By Kimberly Wiefling
The former CEO of ABB, Percy Barnevik, stated that the official language of the company was “bad English”. I almost agree, but I reject the negative connotations of “bad English” in favor of “Global English”. And a CEO of a Korean company advised his people that it’s more important to speak bad English than good Korean. Here I totally agree. Communication is key to business success, and sharing a common language, however imperfect, is crucial.
Although I’m sure that most people assume that they are perfectly understandable to others when they speak English (especially my American colleagues!) in my experience they all might as well be speaking entirely different languages. The solution is not to speak English. The solution is for ALL of us to STOP speaking English and START speaking GLOBAL English.
I’m not a linguist, but here’s a few things I’ve learned about effective communications among global teams:
Do your L.A.P.S.s.s.s!
• Loud – Speak loudly so people can at least receive the soundwaves.
• Attention – Make sure you visually make contact with the person you’re talking with before starting to speak to them. Eye contact varies greatly across cultures, and can be uncomfortable, but is critical to beginning a conversation.
• Pause – Many non-native English speakers are “translating in their head”. Although not ideal, it’s a reality that they will need a few seconds to grock (sorry!) what you said.
• Slow – Speak slowly . . . painfully slowly. Imagine you are speaking in molasses, then slow down even more.
• Simple – Use simple words. Native English speakers use over 5000 different works, but non-native speakers use something like 500 – 1500. Don’t go showing off your vocabulary if you want to be understood.
• Short – Short sentences. No long-winded phraseology, with obscure references to previous clauses.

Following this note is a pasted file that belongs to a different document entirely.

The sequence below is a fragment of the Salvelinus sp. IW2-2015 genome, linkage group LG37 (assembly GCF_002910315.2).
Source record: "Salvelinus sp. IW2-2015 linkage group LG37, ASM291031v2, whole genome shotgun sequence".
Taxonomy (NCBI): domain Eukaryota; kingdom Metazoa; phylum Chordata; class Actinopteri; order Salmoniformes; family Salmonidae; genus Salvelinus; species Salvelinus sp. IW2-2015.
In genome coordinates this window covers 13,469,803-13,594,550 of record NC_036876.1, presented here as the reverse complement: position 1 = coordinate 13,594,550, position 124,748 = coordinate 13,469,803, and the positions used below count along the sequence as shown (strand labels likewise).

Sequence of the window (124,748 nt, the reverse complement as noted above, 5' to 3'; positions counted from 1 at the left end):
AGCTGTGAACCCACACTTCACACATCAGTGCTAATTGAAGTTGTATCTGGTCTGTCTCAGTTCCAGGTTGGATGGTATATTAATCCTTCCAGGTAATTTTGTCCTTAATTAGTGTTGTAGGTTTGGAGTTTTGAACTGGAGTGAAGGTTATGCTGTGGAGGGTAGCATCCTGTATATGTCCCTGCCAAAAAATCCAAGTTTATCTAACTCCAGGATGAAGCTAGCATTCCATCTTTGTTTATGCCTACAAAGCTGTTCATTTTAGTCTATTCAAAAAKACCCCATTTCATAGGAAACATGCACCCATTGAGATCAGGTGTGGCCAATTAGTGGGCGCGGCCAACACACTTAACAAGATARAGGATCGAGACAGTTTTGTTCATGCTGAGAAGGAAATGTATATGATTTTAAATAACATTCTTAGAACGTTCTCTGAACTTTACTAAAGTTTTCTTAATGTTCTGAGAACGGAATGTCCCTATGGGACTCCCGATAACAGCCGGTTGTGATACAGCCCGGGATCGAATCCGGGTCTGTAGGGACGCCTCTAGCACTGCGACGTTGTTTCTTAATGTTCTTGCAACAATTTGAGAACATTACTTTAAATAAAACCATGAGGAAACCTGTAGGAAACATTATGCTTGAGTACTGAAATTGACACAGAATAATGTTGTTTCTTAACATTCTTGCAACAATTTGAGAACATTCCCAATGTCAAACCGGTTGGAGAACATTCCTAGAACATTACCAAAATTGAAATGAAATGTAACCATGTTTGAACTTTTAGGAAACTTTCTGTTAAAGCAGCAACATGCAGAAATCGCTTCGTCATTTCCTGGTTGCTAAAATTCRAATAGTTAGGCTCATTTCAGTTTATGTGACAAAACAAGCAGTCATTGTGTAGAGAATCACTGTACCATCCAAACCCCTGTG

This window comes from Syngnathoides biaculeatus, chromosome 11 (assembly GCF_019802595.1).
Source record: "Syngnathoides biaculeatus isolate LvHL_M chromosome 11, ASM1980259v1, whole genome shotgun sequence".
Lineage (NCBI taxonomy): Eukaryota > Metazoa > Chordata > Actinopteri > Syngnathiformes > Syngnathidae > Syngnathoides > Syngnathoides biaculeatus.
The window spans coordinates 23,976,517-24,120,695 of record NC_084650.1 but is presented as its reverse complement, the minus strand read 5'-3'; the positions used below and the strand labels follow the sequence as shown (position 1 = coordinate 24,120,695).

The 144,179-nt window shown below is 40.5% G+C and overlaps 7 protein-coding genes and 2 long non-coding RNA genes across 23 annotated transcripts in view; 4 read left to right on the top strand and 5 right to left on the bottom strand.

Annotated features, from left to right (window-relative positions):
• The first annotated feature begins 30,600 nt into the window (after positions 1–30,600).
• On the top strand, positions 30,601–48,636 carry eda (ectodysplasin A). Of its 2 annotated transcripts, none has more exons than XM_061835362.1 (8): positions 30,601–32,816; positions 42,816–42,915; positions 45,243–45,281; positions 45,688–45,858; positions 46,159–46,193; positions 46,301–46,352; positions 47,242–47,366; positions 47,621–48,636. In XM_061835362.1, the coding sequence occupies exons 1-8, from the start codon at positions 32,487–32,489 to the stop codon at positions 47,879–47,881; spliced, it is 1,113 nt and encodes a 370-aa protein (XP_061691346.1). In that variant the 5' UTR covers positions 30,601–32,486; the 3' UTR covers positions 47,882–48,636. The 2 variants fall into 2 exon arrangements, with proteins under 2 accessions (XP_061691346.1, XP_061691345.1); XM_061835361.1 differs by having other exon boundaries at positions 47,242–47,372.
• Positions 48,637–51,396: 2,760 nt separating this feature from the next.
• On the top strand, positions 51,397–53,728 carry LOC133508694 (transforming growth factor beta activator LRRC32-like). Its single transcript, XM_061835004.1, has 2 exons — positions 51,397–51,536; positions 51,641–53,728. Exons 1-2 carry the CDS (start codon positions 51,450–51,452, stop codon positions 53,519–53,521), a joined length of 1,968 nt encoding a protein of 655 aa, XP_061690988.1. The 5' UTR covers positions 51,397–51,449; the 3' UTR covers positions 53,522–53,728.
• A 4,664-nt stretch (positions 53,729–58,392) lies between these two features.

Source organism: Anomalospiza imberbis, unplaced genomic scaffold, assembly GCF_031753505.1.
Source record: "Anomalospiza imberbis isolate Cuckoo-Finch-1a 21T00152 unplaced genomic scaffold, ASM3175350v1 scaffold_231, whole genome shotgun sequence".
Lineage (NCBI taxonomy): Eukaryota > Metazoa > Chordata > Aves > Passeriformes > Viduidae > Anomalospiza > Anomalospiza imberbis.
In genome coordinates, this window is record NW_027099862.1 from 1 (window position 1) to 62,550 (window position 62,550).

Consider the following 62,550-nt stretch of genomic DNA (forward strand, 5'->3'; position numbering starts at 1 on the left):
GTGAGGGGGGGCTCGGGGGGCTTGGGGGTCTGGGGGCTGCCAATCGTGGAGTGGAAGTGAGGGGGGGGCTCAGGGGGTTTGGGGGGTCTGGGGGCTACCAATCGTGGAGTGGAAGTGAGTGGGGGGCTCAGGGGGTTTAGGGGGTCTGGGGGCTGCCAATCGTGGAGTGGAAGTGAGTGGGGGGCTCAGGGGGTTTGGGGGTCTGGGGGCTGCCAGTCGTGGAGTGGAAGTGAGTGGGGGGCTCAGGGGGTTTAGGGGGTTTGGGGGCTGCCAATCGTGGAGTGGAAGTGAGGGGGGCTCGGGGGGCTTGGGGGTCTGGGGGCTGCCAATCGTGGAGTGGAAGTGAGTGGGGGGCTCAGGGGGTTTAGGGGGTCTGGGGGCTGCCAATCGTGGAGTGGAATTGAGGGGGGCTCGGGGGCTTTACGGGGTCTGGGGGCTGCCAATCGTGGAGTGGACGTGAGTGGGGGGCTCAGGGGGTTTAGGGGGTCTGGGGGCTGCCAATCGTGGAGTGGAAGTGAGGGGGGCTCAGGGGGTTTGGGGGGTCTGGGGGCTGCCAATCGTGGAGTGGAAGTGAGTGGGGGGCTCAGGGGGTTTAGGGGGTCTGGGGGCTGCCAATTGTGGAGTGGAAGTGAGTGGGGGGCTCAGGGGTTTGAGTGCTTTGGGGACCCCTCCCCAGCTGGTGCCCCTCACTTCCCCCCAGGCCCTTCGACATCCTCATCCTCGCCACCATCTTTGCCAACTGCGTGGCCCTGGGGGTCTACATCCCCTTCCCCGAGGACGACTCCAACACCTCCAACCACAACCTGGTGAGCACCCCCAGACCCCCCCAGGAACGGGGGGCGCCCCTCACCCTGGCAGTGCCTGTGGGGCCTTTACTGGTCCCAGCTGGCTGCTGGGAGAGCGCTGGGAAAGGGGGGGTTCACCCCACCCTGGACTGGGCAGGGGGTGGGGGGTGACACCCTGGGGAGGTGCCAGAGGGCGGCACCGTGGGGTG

• Smile – If they can’t understand you, at least they’ll like you!
Oh, and a couple more no-nos:
– No idioms, slang, obscure references.
– Don’t never use no double negatives!
There are a lot of cool tools to help you learn to speak Global English. Here are a few and how to use them:
1. Many people only use 500 words in their typical daily speech. Here’s a list of the 500 most common English words. If you’re NOT a native speaker – learn them! If you ARE a native speaker – stick to them as much as possible!
2. Smart people prefer complicated solutions, but here’s a simple one – The Simple English Wikipedia. This not a place to show how smart you are, but rather a place to make concepts easily understood. The fact that this even exists gives me hope that someday we will all be able to communicate.
3. The Pimmsleur Method – Actually this method is useful for learning any language, and I have personally experienced learning Japanese this way. You learn the same way you learned your original language, by listening and speaking, not by studying grammar and boring drills. Although my Japanese vocabulary is small, when I do speak I am told my accent is perfect, and when I listen I can pick out words and meaning, even though I can’t understand everything being said.
In my experience, it’s not just non-native English speakers who need to change how they communicate. EVERYONE needs to adopt Global English in order to assure that 21st century global company teams can understand each other.
STOP speaking English! If you are a so-called “native” English speaker, DEFINITELY stop speaking English! START speaking GLOBAL ENGLISH. It’s better for you, it’s better for your colleagues, it’s better for your company, and it’s better for your business profitability.
If we truly are going to realize the dream of a global economy where we collaborate across time zones and cultural boundaries for mutual benefit, we ALL need to change the way we communicate. Let’s not wait for “other people” to change so that it’s easier for us to communicate. Let’s all share the responsibility for improving communication and moving toward a truly global economy.
It’s in ALL of our best interests to make the pie bigger instead of arguing over who gets the crumbs. That win-win scenario begins with speaking a common language, and it’s not as easy as just saying “English”. It’s GLOBAL English. Give it a shot (sorry again!).
About the Author: Kimberly Wiefling, Founder and President, Wiefling Consulting, LLC, Author, Scrappy Project Management, and Scrappy Women in Business
This article first appeared in the Fall Issue of WE Magazine for Women. You can read the PDF version here:http://www.staging.wemagazineforwomen.com/pdfs/WEMagFall2010.pdf or the FLIP version here:http://rsszine.com/samples/WEMagFall2010/
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